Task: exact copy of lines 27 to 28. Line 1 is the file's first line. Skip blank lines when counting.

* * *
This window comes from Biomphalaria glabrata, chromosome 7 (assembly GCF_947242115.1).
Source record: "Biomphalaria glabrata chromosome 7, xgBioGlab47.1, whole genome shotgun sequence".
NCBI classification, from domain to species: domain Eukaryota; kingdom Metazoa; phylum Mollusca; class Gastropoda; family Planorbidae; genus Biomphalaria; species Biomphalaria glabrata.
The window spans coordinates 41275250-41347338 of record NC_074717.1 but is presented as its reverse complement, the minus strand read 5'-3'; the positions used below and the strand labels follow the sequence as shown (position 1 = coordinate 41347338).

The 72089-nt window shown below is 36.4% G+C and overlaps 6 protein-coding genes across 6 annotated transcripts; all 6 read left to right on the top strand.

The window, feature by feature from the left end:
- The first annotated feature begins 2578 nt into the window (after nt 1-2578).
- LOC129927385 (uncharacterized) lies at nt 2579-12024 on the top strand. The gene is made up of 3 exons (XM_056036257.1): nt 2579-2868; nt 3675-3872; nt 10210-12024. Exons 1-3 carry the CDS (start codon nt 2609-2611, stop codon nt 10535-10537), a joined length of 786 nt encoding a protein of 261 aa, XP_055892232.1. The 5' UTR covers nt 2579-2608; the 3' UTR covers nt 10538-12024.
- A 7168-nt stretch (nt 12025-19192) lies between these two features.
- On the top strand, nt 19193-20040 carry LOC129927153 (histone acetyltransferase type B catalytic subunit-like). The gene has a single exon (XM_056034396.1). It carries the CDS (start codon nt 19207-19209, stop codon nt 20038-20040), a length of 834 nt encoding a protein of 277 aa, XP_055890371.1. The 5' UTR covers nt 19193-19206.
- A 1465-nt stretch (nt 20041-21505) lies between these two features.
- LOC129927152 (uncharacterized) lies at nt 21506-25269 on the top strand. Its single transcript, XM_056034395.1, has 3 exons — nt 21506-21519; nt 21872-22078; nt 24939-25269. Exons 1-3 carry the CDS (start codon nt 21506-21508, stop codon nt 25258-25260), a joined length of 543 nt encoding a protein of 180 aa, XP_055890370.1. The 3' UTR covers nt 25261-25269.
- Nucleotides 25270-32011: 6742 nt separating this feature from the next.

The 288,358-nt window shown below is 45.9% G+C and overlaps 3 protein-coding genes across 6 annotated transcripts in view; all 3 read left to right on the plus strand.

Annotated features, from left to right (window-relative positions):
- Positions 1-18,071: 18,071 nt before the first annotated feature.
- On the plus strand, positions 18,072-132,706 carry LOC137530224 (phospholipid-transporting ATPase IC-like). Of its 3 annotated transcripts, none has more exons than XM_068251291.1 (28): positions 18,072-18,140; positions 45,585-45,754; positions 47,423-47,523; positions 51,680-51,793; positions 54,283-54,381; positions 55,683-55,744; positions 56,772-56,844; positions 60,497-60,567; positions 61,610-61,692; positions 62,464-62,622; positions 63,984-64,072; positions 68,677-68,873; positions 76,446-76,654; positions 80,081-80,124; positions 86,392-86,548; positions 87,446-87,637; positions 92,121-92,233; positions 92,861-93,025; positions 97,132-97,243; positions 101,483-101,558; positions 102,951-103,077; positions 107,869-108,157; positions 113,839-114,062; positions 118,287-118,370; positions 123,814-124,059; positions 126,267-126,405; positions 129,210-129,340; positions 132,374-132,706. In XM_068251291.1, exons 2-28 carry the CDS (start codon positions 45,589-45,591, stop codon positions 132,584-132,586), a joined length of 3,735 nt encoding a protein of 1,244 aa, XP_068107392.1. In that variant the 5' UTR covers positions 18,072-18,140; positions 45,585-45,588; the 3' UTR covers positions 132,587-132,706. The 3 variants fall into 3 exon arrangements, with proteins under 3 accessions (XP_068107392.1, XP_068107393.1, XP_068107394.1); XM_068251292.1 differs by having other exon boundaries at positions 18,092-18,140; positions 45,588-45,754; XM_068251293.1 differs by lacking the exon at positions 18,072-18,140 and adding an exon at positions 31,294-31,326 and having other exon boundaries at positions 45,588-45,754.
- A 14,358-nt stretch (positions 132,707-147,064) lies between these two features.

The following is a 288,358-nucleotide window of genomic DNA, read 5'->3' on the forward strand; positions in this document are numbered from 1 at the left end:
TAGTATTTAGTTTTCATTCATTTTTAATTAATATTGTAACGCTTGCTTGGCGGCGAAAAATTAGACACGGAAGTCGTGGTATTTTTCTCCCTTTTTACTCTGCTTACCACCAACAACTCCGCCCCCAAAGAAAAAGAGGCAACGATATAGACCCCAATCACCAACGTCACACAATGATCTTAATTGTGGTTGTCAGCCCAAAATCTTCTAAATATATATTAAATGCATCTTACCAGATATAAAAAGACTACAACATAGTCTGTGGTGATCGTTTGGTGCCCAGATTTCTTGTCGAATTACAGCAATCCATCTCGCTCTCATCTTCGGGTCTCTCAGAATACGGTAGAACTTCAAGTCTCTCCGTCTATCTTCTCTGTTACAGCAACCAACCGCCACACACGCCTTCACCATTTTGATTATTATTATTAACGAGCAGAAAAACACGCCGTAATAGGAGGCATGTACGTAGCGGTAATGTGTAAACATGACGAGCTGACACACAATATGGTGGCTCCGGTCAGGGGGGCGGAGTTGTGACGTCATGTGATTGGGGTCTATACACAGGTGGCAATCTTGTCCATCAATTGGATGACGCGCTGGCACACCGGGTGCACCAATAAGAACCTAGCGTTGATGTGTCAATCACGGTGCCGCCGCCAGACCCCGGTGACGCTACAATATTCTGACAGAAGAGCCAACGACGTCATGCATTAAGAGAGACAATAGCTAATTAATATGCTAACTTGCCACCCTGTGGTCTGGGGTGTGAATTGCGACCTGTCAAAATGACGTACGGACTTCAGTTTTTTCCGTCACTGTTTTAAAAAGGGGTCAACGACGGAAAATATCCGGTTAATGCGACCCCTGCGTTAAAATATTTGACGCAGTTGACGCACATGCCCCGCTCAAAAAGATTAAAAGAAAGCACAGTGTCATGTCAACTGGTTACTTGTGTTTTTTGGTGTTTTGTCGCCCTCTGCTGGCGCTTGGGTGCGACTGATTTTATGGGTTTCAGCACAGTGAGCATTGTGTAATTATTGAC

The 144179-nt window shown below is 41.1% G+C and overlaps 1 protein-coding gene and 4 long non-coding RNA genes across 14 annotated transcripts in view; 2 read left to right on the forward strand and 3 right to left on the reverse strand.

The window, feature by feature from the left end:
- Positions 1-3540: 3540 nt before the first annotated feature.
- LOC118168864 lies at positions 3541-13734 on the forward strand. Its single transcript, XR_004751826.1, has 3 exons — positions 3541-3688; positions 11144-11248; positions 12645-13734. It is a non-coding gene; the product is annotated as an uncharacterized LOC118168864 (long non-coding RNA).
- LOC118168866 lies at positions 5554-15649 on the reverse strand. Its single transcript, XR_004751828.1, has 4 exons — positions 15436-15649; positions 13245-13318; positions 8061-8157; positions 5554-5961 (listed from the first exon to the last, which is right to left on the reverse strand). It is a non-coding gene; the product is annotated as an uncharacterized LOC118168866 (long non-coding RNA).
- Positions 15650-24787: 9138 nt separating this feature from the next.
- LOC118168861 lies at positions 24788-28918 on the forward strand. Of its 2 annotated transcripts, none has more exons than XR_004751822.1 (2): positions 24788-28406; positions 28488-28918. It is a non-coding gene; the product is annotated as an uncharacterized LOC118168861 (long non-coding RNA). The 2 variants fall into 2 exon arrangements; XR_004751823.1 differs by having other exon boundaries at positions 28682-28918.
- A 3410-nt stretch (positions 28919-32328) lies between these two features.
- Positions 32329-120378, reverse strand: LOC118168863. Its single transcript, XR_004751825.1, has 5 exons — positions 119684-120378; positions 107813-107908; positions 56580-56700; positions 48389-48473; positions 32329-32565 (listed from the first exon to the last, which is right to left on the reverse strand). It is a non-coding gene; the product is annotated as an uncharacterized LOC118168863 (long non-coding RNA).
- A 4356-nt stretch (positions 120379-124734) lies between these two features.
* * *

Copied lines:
- LOC118168861 lies at positions 24788-28918 on the forward strand. Of its 2 annotated transcripts, none has more exons than XR_004751822.1 (2): positions 24788-28406; positions 28488-28918. It is a non-coding gene; the product is annotated as an uncharacterized LOC118168861 (long non-coding RNA). The 2 variants fall into 2 exon arrangements; XR_004751823.1 differs by having other exon boundaries at positions 28682-28918.
- A 3410-nt stretch (positions 28919-32328) lies between these two features.